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Flashcards in Shoulder Deck (73):

Name the major indicators of a rotator cuff tear

1-Complete non visualisation of the cuff
2-Localised or focal no visualisation of the cuff
3-Discontinuity of the cuff
4-Abnormal cuff echogenicity


Name minor criteria for rotator cuff tears

Intra or extra-articular fluid
Abnormal contour of the sub deltoid bursa
Elevation of the numeral head
Calcification tendinitis


Name cause for shoulder pain other then tears

Cervical root compression
ACJ inflammation
Adhesive capsulitis
Glenoid Labral tears


Describe adhesive capsulitis

Insidious syndrome of shoulder pain and restricted movement in the abscence of shoulder impingement and rotator cuff injury.
Loss of movement particularly arm elevation and external rotation.
Hypervascularity leading to synovial proliferation followed by deposition of collagen and the formation of capsular adhesions leading to reduced articular volume and as a consequence to pain and severely restricted joint motion

U/S normal tendons, thickening of the soft tissue structures in the rotator cuff interval and increased vascularity.
Mild fluid distension of the biceps sheath and subscapular recess are seen.


What is a McLaughlin fracture

This occurs on the anteromedial aspect of the humeral head as a result of the impaction of the humerus against the anterior rim of the glenoid fossa.


What is a Hill-Sachs lesion?

This is a depressed inter articular compression fracture located on the posteriorlateral aspect of the humeral head typically occurs after anterior glenohumeral dislocation


Suprascapular nerve

Paralabral cysts found at the spinoglenoid or supra scapular notch can cause compression of the supra scapular nerve


What is the reflection pulley comprised of

It is formed by the SGHL, CHL.
It is a hypoechoic region seen adjacent to the BT at the rotator cuff interval, separating the supraspinatus and Subscapularis tendons
These ligaments can become thickened and hyperaemic in cases of adhesive capsulitis and can also rupture in the case of a dislocated or subluxing biceps.


Describe the subscapular is tendon

O-subscapular is fossa on the anterior surface of the scapula
I- lesser tuberosity of the humerus
A-medially rotates arm, stabilises GHJ
N-Subscapularis N


Describe the triceps brachii tendon

LH- infra glenoid tubercle of scapula
Lateral Head - upper half of the posterior shaft of humerus
Medial Head- posterior surface of the lower humeral shaft
I- posterior part of the olecranon process of the ulna
A-extends forearm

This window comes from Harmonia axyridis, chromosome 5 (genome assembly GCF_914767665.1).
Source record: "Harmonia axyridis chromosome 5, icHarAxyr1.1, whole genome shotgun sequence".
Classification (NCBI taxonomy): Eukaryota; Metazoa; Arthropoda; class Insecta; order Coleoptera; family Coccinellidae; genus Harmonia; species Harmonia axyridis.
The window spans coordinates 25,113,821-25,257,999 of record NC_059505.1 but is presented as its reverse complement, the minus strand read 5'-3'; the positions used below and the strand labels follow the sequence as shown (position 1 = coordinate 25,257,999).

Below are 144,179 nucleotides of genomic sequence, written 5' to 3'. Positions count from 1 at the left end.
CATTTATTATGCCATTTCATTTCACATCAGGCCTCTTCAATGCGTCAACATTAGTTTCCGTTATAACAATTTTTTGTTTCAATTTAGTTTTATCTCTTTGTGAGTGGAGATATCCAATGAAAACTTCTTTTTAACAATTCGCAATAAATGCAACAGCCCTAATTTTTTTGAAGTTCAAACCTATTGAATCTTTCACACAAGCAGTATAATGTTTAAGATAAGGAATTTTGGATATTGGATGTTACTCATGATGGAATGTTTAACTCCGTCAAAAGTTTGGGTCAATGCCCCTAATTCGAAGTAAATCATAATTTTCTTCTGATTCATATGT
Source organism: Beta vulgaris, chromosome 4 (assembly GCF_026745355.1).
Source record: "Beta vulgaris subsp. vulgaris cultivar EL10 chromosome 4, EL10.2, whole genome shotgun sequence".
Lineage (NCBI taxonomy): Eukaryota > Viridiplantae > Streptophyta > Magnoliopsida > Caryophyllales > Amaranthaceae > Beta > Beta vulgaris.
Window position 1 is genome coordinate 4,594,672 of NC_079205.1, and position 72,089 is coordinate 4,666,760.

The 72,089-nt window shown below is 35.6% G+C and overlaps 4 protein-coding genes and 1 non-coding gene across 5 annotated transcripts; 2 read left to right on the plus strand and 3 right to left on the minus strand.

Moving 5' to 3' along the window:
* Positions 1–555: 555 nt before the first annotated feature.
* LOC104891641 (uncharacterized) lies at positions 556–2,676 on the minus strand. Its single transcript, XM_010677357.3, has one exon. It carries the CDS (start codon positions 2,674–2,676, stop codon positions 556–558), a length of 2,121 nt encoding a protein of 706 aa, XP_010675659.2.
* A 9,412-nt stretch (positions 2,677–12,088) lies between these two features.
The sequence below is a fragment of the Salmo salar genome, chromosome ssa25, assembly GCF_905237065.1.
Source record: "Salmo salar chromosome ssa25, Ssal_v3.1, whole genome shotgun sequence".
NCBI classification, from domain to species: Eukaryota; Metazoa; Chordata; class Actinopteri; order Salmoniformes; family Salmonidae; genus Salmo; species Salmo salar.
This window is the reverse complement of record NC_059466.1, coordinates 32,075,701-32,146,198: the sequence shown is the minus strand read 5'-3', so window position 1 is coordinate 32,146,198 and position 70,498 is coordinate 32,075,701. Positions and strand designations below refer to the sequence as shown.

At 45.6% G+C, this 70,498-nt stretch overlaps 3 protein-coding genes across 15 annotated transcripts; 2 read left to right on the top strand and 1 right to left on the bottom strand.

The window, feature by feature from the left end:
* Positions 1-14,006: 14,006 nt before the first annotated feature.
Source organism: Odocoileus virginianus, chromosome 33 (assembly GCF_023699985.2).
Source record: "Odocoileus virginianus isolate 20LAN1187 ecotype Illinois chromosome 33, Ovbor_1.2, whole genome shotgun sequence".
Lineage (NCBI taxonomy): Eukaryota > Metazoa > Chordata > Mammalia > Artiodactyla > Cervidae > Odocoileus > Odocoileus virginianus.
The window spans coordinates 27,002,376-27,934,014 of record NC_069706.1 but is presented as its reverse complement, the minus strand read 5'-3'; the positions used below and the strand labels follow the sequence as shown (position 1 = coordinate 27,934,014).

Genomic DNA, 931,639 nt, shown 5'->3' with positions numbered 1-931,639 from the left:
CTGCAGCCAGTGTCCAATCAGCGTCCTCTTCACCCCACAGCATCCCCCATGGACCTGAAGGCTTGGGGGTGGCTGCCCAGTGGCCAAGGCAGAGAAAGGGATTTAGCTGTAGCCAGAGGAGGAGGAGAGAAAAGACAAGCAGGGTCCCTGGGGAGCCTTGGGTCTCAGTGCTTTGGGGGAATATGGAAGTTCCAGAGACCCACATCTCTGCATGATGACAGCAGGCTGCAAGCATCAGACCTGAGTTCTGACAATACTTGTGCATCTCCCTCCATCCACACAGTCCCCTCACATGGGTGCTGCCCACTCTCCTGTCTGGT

N-Radial N


Describe the Biceps Tendon

LH- supraglenoid tubercle of the scapula
SH-coracoid process of the scapula
Insertion - tuberosity of radius, bidi petal aponeurosis into deep fascia on the medial part of forearm
A-flexes forearm


Describe the Bracialis tendon

O-anterior lower half of humerus
I- tuberosity of ulna
A-flexes forearm


Describe the supraspinatus

O-supraspinatus fossa of scapula
I- the greater tuberosity of the humerus, some fibres into the shoulder capsule
A- assists deltoid in abduction, also stabilises the GHJ and draws the humerus towards the glenoid fossa
N- subscapular N


Describe the infraspinatus tendon

O-the infraspinatus fossa of the posterior surface of the scapula
I- middle facet of the GT of humerus
A- draws humerus towards the glenoid fossa to prevent posterior dislocation
N- subscapular


What is inpingement syndrome ?

-during forward flexion and abduction the supraspinatus depresses the humerus thereby stabilising the humeral head in the glenoid
-without this the humeral head will be uplifted by deltoid contraction causing inpingement of the supraspinatus and the bursa against one or more components of the acromian arch
A thickened bursa will bunch up under the coracoacromial ligament with abduction


What pathology should be looked for in the infraspinatus tendon view?

Hills-sach deformity


Describe the trapezius

O-occipital protuberance, spinous processes of all 7 C and T spine
I- upper lateral third of clavicle, lower portion of crest of scapula spine
A- extends arm
N- C3,C4


Describe the Deltoid

O-anterior -portion lateral third of clavicle
Mid-lateral border of acromian
Post- crest of spine of scapula
I- deltoid tuberosity mid shaft of humerus
A-abducts, medially rotates
N- Axillary N


Describe the coracohumeral ligament

It extends from the coracoid process of the scapula to the greater tuberosity of the humerus


Describe the coraco-acromial ligament

This extends between the lateral end of the acromion to the coracoid process of the scapula


Describe the stages of calcification Tendinopathy

Stage 1-silent formative stage
-calcium deposits within the tendon is sharpley defined and symptoms minimal.
U/S-hypoechoic focus with a well defined shadow
Stage2-Mechanical or resistive phase
Deposits liquefy and is radio graphically less well defined
U/S-hyperechoic focus with a faint shadow
Stage 3- adhesive peri arthritis
Calcium deposits are associated with adhesive bursitis
Diminished range of movement and pain
Can be aspirated with u/s guidance
U/S- hyperechoic focus with no shadow


Describe Pectoralis Major

O-clavicular part- medial half of clavicle
Sternocostal part- sternum upper 6 costal cartilages, aponeurosis of external oblique
I-lateral lip of bicipital groove of humerus, crest below GT of the humerus
A- ad ducts, medially rotates arm


What makes up the rotator cuff?

Formed by the confluence of tendons ( supraspinatus, Subscapularis, infraspinatus and Teres minor). The joint capsule, the coracohumeral and glenohumeral ligament complexes all of which blend before inserting onto the humeral tuberosities


Describe cuff tear arthropathy